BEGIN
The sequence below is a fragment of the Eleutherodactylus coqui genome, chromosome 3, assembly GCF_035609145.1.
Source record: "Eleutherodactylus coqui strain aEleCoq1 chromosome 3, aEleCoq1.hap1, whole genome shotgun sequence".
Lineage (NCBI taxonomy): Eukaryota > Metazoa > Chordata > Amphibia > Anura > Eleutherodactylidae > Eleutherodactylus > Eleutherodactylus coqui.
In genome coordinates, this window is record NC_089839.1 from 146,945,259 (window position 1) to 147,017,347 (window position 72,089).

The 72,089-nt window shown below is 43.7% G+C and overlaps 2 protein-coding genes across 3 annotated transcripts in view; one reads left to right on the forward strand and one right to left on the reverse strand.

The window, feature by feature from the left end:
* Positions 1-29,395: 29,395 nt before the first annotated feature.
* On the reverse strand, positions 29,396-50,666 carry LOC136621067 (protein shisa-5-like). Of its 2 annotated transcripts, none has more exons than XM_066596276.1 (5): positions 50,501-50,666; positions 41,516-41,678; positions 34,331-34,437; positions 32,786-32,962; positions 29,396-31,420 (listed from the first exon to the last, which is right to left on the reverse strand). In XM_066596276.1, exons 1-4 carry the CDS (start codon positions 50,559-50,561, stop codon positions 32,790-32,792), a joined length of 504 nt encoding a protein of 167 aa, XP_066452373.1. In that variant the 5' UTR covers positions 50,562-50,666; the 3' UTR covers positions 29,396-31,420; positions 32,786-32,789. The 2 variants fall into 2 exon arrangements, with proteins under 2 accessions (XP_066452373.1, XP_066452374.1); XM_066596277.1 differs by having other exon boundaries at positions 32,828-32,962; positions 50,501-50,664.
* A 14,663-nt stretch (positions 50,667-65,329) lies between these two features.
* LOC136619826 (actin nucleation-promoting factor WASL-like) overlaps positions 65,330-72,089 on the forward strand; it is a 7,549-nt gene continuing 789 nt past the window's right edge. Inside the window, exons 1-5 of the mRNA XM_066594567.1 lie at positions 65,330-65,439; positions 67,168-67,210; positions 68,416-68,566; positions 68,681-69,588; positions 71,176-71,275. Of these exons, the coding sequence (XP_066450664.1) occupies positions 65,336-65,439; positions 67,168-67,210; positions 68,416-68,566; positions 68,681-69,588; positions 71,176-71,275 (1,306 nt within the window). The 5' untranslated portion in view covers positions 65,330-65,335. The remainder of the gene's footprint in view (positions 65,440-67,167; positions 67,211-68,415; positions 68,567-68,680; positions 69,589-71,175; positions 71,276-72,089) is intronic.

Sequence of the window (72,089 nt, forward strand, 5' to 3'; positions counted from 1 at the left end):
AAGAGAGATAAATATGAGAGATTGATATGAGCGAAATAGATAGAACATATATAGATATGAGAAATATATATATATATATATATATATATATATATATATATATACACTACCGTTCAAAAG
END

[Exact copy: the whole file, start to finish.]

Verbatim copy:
The sequence below is a fragment of the Eleutherodactylus coqui genome, chromosome 3, assembly GCF_035609145.1.
Source record: "Eleutherodactylus coqui strain aEleCoq1 chromosome 3, aEleCoq1.hap1, whole genome shotgun sequence".
Lineage (NCBI taxonomy): Eukaryota > Metazoa > Chordata > Amphibia > Anura > Eleutherodactylidae > Eleutherodactylus > Eleutherodactylus coqui.
In genome coordinates, this window is record NC_089839.1 from 146,945,259 (window position 1) to 147,017,347 (window position 72,089).

The 72,089-nt window shown below is 43.7% G+C and overlaps 2 protein-coding genes across 3 annotated transcripts in view; one reads left to right on the forward strand and one right to left on the reverse strand.

The window, feature by feature from the left end:
* Positions 1-29,395: 29,395 nt before the first annotated feature.
* On the reverse strand, positions 29,396-50,666 carry LOC136621067 (protein shisa-5-like). Of its 2 annotated transcripts, none has more exons than XM_066596276.1 (5): positions 50,501-50,666; positions 41,516-41,678; positions 34,331-34,437; positions 32,786-32,962; positions 29,396-31,420 (listed from the first exon to the last, which is right to left on the reverse strand). In XM_066596276.1, exons 1-4 carry the CDS (start codon positions 50,559-50,561, stop codon positions 32,790-32,792), a joined length of 504 nt encoding a protein of 167 aa, XP_066452373.1. In that variant the 5' UTR covers positions 50,562-50,666; the 3' UTR covers positions 29,396-31,420; positions 32,786-32,789. The 2 variants fall into 2 exon arrangements, with proteins under 2 accessions (XP_066452373.1, XP_066452374.1); XM_066596277.1 differs by having other exon boundaries at positions 32,828-32,962; positions 50,501-50,664.
* A 14,663-nt stretch (positions 50,667-65,329) lies between these two features.
* LOC136619826 (actin nucleation-promoting factor WASL-like) overlaps positions 65,330-72,089 on the forward strand; it is a 7,549-nt gene continuing 789 nt past the window's right edge. Inside the window, exons 1-5 of the mRNA XM_066594567.1 lie at positions 65,330-65,439; positions 67,168-67,210; positions 68,416-68,566; positions 68,681-69,588; positions 71,176-71,275. Of these exons, the coding sequence (XP_066450664.1) occupies positions 65,336-65,439; positions 67,168-67,210; positions 68,416-68,566; positions 68,681-69,588; positions 71,176-71,275 (1,306 nt within the window). The 5' untranslated portion in view covers positions 65,330-65,335. The remainder of the gene's footprint in view (positions 65,440-67,167; positions 67,211-68,415; positions 68,567-68,680; positions 69,589-71,175; positions 71,276-72,089) is intronic.

Sequence of the window (72,089 nt, forward strand, 5' to 3'; positions counted from 1 at the left end):
AAGAGAGATAAATATGAGAGATTGATATGAGCGAAATAGATAGAACATATATAGATATGAGAAATATATATATATATATATATATATATATATATATATATATACACTACCGTTCAAAAG